The attorney for a man charged with killing a local pastor said his client's "alleged confessions may not have been voluntary" after a police detective testified that the accused spent 17 hours in police custody before he was interviewed.
"It could potentially raise questions about the admissibility of his statement to police," attorney Cris Helton said Tuesday.
Helton said he requested a copy of Antonio Henry's statement to police, but authorities never provided one. He also said his client was not given the opportunity to make a phone call before the interview.
Hamilton County District Attorney Bill Cox did not return a call seeking comment.
The Rev. David Strong, 55, was beaten with blunt force and stabbed 29 times, according to an autopsy report, with one wound six inches deep in the pastor's neck. Strong was pastor of Chattanooga's St. Paul AME Church.
Police have charged Henry and his 16-year-old cousin Brendan Barnes with first-degree murder and especially aggravated robbery.
Helton would not say how several autopsy revelations may affect his client's defense.
Researchers uncovered alcohol and marijuana's key ingredient in a blood test performed on Strong three days after police found his decomposing body inside his Glenwood Drive home Oct. 10.
The toxicology report describes a THC finding of 4.2 nanograms per milliliter, an impossible amount to generate from secondhand marijuana smoke, according to a University of Wisconsin forensic toxicology expert.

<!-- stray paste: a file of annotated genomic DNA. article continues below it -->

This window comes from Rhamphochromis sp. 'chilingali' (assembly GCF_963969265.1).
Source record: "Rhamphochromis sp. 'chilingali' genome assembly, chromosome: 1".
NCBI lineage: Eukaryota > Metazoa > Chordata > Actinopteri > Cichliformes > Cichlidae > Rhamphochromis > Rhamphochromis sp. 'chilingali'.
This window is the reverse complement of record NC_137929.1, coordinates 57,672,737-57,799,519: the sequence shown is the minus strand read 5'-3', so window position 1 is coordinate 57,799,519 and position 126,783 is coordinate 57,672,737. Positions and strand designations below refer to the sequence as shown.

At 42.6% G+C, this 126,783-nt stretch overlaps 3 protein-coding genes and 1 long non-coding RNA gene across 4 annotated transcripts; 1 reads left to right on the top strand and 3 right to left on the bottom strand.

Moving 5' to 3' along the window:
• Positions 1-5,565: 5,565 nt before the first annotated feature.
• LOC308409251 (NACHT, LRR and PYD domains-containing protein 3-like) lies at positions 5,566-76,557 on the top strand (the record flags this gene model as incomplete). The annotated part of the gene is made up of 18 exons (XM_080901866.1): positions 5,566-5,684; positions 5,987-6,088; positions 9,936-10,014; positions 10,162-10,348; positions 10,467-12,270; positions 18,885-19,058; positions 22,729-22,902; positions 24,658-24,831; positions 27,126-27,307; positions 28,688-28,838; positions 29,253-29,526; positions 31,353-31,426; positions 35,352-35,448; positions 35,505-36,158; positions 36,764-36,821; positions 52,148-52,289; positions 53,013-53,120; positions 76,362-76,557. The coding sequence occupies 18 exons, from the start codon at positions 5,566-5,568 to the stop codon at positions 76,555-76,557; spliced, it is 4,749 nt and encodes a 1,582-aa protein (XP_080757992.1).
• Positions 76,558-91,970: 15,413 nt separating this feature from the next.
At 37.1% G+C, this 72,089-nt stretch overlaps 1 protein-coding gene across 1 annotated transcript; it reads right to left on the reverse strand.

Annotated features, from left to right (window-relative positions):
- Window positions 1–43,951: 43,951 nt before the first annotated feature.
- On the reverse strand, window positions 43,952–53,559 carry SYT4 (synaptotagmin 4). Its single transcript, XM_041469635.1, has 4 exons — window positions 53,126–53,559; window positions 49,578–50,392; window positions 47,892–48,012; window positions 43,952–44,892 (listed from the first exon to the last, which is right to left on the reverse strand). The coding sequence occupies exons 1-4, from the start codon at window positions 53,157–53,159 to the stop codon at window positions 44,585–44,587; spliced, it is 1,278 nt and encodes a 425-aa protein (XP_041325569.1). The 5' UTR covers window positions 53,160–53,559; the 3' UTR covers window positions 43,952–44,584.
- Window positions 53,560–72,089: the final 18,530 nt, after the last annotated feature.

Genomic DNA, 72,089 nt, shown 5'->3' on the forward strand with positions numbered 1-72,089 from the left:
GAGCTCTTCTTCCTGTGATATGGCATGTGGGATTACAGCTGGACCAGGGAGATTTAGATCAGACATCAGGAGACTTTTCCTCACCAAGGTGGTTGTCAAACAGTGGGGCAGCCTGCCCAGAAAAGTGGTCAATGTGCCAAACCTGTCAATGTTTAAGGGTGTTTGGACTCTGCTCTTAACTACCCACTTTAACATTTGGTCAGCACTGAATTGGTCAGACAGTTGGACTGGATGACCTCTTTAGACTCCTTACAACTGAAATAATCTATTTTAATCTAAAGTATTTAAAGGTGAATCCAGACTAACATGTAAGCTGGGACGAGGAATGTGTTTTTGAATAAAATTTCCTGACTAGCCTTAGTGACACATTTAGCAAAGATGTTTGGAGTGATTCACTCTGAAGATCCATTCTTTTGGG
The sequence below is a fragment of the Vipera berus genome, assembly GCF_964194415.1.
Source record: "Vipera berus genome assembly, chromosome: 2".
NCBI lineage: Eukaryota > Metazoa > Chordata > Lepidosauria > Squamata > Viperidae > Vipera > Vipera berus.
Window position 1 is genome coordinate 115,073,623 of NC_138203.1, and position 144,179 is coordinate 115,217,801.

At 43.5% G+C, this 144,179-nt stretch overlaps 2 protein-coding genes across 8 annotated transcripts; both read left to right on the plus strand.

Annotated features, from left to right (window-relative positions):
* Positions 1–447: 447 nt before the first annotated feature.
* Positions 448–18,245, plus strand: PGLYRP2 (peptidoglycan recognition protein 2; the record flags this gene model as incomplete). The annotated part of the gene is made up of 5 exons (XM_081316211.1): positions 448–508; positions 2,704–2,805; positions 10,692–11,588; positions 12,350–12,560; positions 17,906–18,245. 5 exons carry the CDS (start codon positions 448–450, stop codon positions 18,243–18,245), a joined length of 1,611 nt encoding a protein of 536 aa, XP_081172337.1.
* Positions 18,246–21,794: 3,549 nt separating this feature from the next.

"It's not possible to get those results from passive inhalation," Laura Liddicoat said. "It could have been one hit off a bong 10 minutes before [his death] or it could have been several joints."
Based on chemistry formulas, Liddicoat estimated Strong smoked "anywhere from one-half hour up to about 2 1/2 hours" before death.
The timing of marijuana use may be pivotal to what happened before the slaying, because police said the suspects assaulted Strong for about two hours.
In jailhouse interviews, Henry, a 25-year-old repeat offender, told the Chattanooga Times Free Press that he and Barnes smoked a "blunt" -- a marijuana-stuffed cigar -- with Strong at the pastor's house on Oct. 4. He said the pastor then made unwanted sexual advances toward Henry, causing the suspects to "snap."
But during a preliminary hearing last week, a police detective said Henry told authorities he went to Strong's house to "make money" masturbating in front of the pastor. Henry told police he stole a "dime bag of marijuana" from the pastor's house, among other items.
Police haven't offered an explanation on why a supposedly consensual visit among Strong, Henry and Barnes turned deadly. There were no signs of forced entry to Strong's house, police said.
Strong's toxicology report also shows a 0.092 blood alcohol content, which is higher than the 0.08 legal limit.
"Does it mean impaired judgment, reduced inhibitions, greater risk taking? Yes," Liddicoat said. "Those sorts of things might come into play."
Contact staff writer Chris Carroll at email@example.com or 423-757-6610.